The New Skills Agenda adopted today aims to reduce the mismatch between the skills people are taught and the skills needed by the service sector and manufacturing industry. It is designed to improve the quality and relevance of skills to meet the need of a rapidly changing labour market and increase the understanding of skills and qualifications in the European labour market.
The Blueprint for Sectoral Cooperation on Skills is one of the ten actions in the New Skills Agenda. It will initially be piloted in six sectors that are experiencing severe skills shortages: automotive, defence, maritime technology, textile-clothing-leather-footwear, space (earth observation) and tourism.
The Directorate-General for Maritime Affairs and Fisheries (DG MARE) will coordinate the actions related to the maritime technology sector.
The European maritime technology industry is a forerunner and world leader in terms of innovation and key enabler, providing the more advanced technologies and structures needed to ensure the development of all other maritime activities, such as offshore renewable energies or aquaculture. This is vital to secure Europe's needs in terms of transport, defense, energy and food supply.
Traditional as well as emerging industry sectors may require skills that are not even taught yet. And as the costs of doing business in the EU are higher than in other parts of the world, we need a higher productivity level to compete. Being able to adapt and innovate in an increasingly competitive environment is a major challenge for industry and, at the same time, cooperation and partnerships with formal education and training providers have undeveloped potential.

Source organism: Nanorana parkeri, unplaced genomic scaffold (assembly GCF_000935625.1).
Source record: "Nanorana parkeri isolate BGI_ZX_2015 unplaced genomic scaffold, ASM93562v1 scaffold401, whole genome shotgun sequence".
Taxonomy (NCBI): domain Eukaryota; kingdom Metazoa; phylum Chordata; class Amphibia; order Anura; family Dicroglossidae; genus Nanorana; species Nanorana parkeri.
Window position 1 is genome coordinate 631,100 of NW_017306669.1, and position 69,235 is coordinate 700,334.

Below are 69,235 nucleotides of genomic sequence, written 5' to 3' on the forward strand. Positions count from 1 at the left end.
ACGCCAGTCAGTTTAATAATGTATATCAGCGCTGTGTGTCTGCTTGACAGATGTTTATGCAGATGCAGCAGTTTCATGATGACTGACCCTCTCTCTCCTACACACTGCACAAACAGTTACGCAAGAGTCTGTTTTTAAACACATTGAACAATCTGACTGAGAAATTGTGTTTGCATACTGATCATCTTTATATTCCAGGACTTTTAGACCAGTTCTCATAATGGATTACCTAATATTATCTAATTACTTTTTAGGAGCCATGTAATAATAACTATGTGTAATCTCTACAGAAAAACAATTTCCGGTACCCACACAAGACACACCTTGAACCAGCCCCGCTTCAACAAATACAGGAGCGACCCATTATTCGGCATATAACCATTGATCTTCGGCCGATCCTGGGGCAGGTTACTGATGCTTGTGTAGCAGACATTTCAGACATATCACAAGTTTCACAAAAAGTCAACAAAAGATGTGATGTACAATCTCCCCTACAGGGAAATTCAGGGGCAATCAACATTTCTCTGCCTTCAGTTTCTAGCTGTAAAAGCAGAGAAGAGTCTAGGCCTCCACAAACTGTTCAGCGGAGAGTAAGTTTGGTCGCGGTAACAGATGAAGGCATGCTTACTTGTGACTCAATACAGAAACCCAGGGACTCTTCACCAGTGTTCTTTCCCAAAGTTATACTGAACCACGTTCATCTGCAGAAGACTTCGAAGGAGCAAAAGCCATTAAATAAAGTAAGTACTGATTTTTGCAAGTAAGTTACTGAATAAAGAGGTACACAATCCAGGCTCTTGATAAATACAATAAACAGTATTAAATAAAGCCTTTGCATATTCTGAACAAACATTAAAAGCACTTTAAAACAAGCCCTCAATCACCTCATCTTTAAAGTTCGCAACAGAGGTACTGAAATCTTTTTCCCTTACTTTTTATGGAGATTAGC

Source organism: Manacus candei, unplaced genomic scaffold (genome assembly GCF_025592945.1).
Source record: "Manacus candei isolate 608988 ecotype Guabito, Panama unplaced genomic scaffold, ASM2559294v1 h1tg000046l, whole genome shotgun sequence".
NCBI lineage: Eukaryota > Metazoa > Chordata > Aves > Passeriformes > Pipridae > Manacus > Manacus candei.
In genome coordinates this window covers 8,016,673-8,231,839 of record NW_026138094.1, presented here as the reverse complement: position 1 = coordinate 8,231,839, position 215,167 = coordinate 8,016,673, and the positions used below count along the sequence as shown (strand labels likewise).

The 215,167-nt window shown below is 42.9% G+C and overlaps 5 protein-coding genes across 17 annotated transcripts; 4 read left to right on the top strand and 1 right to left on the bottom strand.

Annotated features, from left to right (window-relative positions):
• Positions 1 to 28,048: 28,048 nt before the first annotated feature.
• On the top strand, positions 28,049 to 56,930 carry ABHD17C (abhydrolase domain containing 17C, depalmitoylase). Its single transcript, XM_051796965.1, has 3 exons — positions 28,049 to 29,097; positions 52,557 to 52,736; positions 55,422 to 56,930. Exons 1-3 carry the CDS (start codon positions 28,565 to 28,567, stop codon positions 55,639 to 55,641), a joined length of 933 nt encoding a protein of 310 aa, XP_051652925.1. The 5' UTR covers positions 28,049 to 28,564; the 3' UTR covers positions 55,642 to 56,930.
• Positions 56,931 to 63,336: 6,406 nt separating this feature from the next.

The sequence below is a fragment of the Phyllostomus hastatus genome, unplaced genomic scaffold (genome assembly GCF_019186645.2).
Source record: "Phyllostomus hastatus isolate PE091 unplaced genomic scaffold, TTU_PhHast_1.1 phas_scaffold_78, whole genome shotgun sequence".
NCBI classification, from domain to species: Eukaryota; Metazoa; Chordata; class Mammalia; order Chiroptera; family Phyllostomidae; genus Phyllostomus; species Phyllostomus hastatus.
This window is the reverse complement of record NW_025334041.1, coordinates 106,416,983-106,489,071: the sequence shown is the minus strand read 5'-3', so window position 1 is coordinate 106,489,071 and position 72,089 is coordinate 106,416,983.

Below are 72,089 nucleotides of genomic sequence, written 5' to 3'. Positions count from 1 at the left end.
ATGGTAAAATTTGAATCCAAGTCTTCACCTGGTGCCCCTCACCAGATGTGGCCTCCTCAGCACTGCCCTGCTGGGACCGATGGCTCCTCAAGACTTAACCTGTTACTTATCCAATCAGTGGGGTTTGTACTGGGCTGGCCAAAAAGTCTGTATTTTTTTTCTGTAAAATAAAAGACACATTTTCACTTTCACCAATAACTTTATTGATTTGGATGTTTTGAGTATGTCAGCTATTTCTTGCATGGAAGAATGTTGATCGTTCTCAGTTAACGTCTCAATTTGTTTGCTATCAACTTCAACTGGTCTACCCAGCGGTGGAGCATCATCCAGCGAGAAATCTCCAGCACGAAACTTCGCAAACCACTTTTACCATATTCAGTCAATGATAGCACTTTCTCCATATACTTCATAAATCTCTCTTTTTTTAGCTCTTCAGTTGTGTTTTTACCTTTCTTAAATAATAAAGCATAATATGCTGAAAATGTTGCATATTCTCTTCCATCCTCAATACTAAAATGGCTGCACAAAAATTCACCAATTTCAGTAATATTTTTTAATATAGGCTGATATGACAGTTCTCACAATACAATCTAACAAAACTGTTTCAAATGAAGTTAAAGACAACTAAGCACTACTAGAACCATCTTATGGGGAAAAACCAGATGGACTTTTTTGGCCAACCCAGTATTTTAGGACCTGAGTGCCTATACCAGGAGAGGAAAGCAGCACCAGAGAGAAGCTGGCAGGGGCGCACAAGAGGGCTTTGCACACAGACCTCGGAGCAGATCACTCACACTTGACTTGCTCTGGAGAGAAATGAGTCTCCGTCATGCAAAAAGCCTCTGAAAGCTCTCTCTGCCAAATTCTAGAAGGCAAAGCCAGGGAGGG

The demand for skills in the maritime technology sector is changing, due to highly specific niches in which lies its future competitiveness and to the fact that in the growing markets there are more and more competing actors and technologies. A number of changes are already anticipated in the sector and relate to the technological, infrastructural and business-related advancements. In this context, the most important areas of skills for the maritime technology relate to engineering and IT processes.
The Blueprint for Sectoral Cooperation on Skills provides a clear strategy and new instruments to address these issues with the aim of better reply to labour market needs in terms of skills. It will mobilise industry, training and education actors, stimulate private investment and ensure a better use of EU and national funding programmes, based on a clear strategic vision and methodology.
Specifically, the Blueprint will design sector-specific skills solutions based on an industry-led three-step approach that will:
Factsheet: Skills mismatches at sectoral level
Press release: Ten actions to help equip people in Europe with better skills
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